Once you identify jobs for which you would like to apply, it is time to start preparing your application materials. A typical application includes a resume, cover letter, and writing sample. Some employers may also ask for a transcript and references or letters of recommendation.
By the end of your 2L summer, you should have completed the following to prepare materials for an entry-level public interest job search. See the entry-level job search timeline for additional action steps.
- Update your resume to include your 2L summer internship and any planned 3L clinical experiences, and tailor it to the types of jobs for which you plan to apply.
- Finalize your writing sample.
- Contact anyone you hope to use as a reference to get their permission and to confirm that the reference will be positive.
Keep the following in mind as you prepare application materials:
- It is extremely important to proofread your materials several times. Double-check spelling and grammar.
- Make sure you have addressed your cover letter to the appropriate person or organization, and carry through the correct organization or office name in the body of the letter.
- Take advantage of our resume and cover letter review service before you submit applications. Be sure to submit your materials for review well in advance of any application deadline.
The resume section of OPIA’s website includes specific tips on how to draft each section of your public interest resume, as well as several sample resumes. In general, resumes should be limited to one page. However, resumes used for fellowship applications should include more detail about your relevant experiences and may exceed one page.
Cover letters are particularly important to public interest employers. We encourage you to spend a good amount of time on your letters and to tailor each letter to the mission and work of the organization. Your letter should give the employer a sense of the experiences that have shaped you and the values that matter to you and should demonstrate that you have thoughtfully considered how your interest, skills, and experiences could fit into their work. Our website includes tips and samples to help you formulate drafts.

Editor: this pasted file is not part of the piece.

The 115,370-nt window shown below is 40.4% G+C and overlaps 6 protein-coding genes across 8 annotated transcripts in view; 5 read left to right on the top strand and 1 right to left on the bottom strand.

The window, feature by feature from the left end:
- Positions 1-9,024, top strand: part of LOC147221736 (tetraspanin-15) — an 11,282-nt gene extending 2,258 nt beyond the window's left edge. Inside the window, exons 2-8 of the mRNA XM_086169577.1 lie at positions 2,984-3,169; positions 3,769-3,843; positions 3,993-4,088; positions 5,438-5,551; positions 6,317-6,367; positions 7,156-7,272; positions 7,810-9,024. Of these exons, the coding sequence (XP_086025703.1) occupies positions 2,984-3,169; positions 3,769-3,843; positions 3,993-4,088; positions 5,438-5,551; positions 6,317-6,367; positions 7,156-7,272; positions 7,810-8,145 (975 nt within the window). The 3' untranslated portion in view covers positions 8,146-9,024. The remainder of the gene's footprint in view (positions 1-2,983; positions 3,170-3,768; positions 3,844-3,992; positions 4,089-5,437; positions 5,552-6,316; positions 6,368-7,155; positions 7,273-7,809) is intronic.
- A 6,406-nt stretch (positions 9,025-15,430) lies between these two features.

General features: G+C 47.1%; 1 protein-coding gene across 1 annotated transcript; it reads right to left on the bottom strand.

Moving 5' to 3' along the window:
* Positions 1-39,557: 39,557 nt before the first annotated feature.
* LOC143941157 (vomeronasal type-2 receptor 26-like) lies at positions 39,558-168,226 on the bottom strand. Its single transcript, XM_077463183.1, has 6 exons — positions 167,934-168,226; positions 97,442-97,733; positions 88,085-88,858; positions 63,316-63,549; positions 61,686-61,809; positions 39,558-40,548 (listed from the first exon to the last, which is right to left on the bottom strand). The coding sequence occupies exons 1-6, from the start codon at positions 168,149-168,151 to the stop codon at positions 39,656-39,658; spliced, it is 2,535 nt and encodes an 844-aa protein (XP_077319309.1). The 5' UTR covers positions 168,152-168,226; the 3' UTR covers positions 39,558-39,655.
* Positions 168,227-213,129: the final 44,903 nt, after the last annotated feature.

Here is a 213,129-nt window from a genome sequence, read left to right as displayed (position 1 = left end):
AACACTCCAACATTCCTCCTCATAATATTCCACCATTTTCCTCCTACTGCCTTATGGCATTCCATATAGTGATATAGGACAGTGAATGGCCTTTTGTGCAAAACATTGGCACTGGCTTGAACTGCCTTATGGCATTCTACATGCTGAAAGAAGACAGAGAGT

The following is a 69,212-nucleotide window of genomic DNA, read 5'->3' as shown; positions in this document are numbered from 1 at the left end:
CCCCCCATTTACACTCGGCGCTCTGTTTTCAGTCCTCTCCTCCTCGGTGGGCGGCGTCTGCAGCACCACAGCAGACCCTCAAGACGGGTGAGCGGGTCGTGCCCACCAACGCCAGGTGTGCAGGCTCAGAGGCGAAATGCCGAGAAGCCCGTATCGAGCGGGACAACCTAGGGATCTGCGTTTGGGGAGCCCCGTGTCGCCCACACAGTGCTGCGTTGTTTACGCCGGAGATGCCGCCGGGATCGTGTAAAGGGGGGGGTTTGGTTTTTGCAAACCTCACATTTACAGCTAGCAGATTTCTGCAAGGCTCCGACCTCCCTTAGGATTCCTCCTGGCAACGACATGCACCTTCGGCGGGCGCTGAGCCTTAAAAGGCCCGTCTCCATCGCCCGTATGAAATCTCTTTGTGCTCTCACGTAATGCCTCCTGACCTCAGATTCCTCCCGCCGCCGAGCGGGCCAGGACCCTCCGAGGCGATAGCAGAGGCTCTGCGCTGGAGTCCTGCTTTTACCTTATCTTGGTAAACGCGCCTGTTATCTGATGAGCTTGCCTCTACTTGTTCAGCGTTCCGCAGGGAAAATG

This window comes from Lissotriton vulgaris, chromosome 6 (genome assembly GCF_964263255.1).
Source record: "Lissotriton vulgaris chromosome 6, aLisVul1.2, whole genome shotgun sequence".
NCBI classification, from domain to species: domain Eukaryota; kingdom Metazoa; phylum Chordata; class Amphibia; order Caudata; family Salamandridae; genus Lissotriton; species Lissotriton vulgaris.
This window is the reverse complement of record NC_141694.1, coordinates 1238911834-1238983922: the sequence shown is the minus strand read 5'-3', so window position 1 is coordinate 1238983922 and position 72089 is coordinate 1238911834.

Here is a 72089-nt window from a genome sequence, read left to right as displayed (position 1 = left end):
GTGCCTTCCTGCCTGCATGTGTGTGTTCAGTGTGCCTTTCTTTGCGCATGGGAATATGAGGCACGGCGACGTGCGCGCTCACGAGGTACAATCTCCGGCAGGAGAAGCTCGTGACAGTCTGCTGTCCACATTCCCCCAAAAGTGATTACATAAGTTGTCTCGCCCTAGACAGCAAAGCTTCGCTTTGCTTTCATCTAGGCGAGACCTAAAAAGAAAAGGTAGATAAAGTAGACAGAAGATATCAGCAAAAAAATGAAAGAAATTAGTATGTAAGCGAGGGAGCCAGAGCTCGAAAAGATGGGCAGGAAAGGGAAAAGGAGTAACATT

Some employers will ask for a writing sample, usually 5-10 pages in length. Often, the best choice for a writing sample is one created in an internship or clinic, so the employer can see a recent, real-world example of your writing. Be sure to ask permission from your employer or clinical instructor before using your work as a writing sample and redact all identifying information. If you do not have a writing sample from an internship or clinic, you could use a sample from a class that demonstrates your analytical abilities and, ideally, has some relevance to the position for which you are applying.
Some employers will ask for references, typically after an interview and before the offer. Our sample reference sheet is one example of how you might list references alongside the context in which they know you and your work. Generally, employers prefer professional references (which could include clinical faculty). Unless an employer specifies otherwise, you can use academic references (non-clinical faculty) as well, but balance your list towards individuals who have observed your work outside of a traditional classroom setting.
Interviews are a critical element of your job search. As your application materials will serve as a basis for your interview, be prepared to talk about anything in your resume, cover letter, and writing sample. Interviews can also go beyond just your application materials; many employers will want to better understand how you would handle certain scenarios through behavioral and/or hypothetical questions. Some public defenders’ and prosecutors’ offices use interview techniques to test your instincts and skill level, including by posing hypothetical questions about ethical issues and or requesting that you prepare and perform the opening or closing statement of a criminal trial. Read our interview tips and sample questions and sign up for an appointment to do a mock interview with an OPIA adviser.